Automation, as I recently commented, is threatening the jobs of employees ranging from food-service workers to truck drivers. But what about the television meteorologist? In two columns, The Boston Globe tries to answer the question, can the TV meteorologist be replaced by an app?
“The age of TV weathermen is over,” contends Mike Ross, a former Boston city councilor and attorney who writes regularly for the Globe. Eric Fisher, chief meteorologist at WBZ-TV in Boston, disagrees, in a column titled “Here’s why you tune in.”
Writes Fisher, “When I recently asked the question ‘Why do you watch TV over using an app?’ on Twitter, the deluge of responses gave a clear answer: The relationship built between the meteorologist and the viewer is a strong one. Viewers tune in for insight…. They want to understand the context of our always intriguing weather and what truly constitutes a rare or memorable event. This is a conversation you could start with an app, but that’s likely to be a one-sided chat.”
Of course, it’s difficult to have a two-way conversation with a TV screen. But as Fisher points out of those sharing his profession, “…we’re not just TV meteorologists anymore. We’re bloggers. We’ve become social media gurus. We’re live streamers. The traditional TV meteorologist retired long ago and isn’t coming back—you cannot survive without reaching your audience where they are.”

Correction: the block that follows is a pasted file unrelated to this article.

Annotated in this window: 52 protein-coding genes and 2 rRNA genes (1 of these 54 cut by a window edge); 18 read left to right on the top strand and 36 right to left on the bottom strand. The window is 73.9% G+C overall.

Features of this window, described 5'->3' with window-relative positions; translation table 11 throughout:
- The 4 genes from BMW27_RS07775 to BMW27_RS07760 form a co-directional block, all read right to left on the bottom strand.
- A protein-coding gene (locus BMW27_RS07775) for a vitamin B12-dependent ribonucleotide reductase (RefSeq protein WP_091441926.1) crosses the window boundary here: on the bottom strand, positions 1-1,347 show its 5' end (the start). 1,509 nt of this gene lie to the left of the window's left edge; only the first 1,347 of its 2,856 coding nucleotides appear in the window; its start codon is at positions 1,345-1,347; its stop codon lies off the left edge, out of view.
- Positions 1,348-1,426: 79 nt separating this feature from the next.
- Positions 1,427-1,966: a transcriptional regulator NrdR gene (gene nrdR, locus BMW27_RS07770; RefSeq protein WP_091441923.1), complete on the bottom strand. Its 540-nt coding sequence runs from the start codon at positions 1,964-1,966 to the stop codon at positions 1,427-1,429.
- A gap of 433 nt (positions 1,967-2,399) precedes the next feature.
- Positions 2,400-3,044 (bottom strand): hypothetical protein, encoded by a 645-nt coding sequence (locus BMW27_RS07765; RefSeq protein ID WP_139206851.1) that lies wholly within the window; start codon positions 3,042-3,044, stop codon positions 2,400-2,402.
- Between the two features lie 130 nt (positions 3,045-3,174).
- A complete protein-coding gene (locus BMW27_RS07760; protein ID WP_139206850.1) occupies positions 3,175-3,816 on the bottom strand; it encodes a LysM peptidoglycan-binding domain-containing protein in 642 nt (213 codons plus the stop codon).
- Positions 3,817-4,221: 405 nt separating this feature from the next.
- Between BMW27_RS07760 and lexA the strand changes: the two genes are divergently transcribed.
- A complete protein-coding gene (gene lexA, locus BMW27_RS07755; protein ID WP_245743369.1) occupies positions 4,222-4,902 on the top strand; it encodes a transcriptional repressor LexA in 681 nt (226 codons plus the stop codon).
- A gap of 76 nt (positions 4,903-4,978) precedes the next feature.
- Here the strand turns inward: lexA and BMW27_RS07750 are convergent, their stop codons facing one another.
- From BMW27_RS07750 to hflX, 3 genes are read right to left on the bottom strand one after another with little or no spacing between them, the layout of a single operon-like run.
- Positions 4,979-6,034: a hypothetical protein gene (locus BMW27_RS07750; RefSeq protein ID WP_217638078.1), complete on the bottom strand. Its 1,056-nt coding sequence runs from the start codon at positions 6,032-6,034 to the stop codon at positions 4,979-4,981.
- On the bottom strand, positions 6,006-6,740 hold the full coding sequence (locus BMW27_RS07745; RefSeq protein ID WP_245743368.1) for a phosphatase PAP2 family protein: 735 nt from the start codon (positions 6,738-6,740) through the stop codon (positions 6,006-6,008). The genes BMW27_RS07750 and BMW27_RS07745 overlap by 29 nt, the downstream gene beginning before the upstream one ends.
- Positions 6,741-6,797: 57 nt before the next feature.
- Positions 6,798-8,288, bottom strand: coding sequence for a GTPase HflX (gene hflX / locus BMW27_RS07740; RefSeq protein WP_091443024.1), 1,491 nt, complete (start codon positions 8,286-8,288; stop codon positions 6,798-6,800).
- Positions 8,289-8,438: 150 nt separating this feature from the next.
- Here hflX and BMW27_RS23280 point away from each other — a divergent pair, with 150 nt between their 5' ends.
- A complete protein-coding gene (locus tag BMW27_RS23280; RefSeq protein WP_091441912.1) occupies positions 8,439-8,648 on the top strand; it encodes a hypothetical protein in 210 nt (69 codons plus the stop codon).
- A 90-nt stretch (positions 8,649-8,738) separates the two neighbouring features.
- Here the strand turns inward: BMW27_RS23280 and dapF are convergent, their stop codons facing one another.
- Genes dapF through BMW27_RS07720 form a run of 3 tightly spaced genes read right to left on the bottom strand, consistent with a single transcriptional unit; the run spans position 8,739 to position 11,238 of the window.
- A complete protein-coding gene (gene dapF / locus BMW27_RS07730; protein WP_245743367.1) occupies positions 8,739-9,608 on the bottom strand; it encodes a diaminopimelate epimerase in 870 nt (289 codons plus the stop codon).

In contrast, Ross sees a need for contest in news reporting, but weather information comes in the form of a number or graphic that merely needs to be relayed. “That’s why weather apps are used more routinely than apps that serve up news or music,” he writes.
Ross notes that the work of meteorologists remains vital. “But relaying that information on the nightly TV news has been made redundant,” he says. He quotes David Gerzof Richard, a marketing expert and communications instructor at Emerson College, as saying of TV meteorologists, “Unless they figure out how to carve out a place in the local and mobile Web, the outlook is cloudy for the future of the on-air weatherman.”
“Boston conducted the world’s first public radio transmission of weather back in 1925,” Ross concludes. “With its knack for innovation, it should reinvent the local forecast again.”
Ross makes good points. Weather is basically numeric or graphical that needs to be relayed, not interpreted. On the other hand, as Nate Silver of FiveThirtyEight pointed out back in 2012, people don’t necessarily want accurate forecasts. Perhaps the TV meteorologist will remain the best source of providing the “wet bias” that weather consumers are looking for. Further, they can provide a public service by urging people to evacuate in the face of an approaching hurricane, or at least not to go down to the beach to observe its arrival first hand.
McKinsey experts predict that automation will eliminate few occupations over the next decade. I predict the TV meteorologist will survive longer than that.